New Archaeological Evidence Unearthed in Lachish


(Friday Church News Notes, November 11, 2016,,, 866-295-4143)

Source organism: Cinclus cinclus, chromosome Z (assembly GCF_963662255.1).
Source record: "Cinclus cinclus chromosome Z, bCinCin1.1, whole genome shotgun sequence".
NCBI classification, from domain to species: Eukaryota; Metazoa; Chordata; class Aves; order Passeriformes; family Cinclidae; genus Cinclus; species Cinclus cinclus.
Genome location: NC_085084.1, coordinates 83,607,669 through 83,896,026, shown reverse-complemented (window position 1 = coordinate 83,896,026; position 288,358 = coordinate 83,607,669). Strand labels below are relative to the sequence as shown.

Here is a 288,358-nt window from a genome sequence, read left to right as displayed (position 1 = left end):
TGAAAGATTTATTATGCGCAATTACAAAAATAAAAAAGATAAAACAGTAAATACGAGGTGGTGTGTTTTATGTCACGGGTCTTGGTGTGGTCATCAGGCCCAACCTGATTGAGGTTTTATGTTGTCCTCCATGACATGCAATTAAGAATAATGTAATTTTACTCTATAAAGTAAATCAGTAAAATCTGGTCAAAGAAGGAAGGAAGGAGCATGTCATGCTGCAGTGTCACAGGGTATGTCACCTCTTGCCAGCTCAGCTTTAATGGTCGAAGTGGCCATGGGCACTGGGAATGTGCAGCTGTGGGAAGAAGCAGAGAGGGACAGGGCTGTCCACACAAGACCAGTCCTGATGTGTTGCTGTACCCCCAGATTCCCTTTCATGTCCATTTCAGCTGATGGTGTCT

The city of Lachish was one of the largest and best fortified cities in ancient Israel, and archaeological research since the 1930s has unearthed a wealth of material supporting the Bible’s account of ancient history. There is evidence of the city’s destruction by the Assyrian king Sennacherib in the eighth century BC during the reign of Hezekiah (2 Ch. 32:9): the siege ramp, hundreds of iron arrowheads, lance heads, sling stones, and stone ballistae. The siege and destruction of Lachish is described from the Assyrian perspective in an amazing series of bas-reliefs from Sennacherib’s palace discovered by Henry Layard in the mid-1800s. Today the 90-foot-long series of pictorial reliefs line the walls of the Lachish Room in the British Museum, standing as mute witness before the world of the historical accuracy of the Bible for those who have eyes to see. The reliefs show the Assyrians attacking the city, building a siege ramp, using battering rams to destroy the walls, and brutally mistreating the Jewish prisoners. New evidence confirming biblical accounts pertaining to Lachish and ancient Israeli history was discovered earlier this year during a new excavation of the main Lachish gate. The gate has now been completely exposed, and it is 13 feet tall, 80 feet wide, and 80 feet deep. It is the largest known gate of the First Temple period and is one of the best preserved. It is a three-chambered gate (three large chambers on each side), and the benches with armrests where judges and city elders sat are still extant. On the side of the gate is a chamber with stairs leading down to another chamber where offerings were made to Baal on two four-horned altars. This confirms the Bible’s account of Judah’s descent into idolatry during the days of Ahaz (2 Ki. 16:3-4). Further, the altars were found to have been desecrated by breaking the horns, which confirms the account of Ahaz’s son Hezekiah’s zeal against idolatry (2 Ki. 18:4). And to top it off, archaeologists have found a toilet in the Baal chambers. It is “a stone fashioned in the shape of a chair, with a hole in its center.” We read in 2 Kings 10:27 how that Jehu made the Baal temple in Samaria into a toilet, and in Lachish we now find evidence of this practice. (For an extensive visual study of Lachish see the course Bible Times and Ancient Kingdoms and the accompanying PowerPoint presentation “Hezekiah and His Times,” available from Way of Life Literature.)

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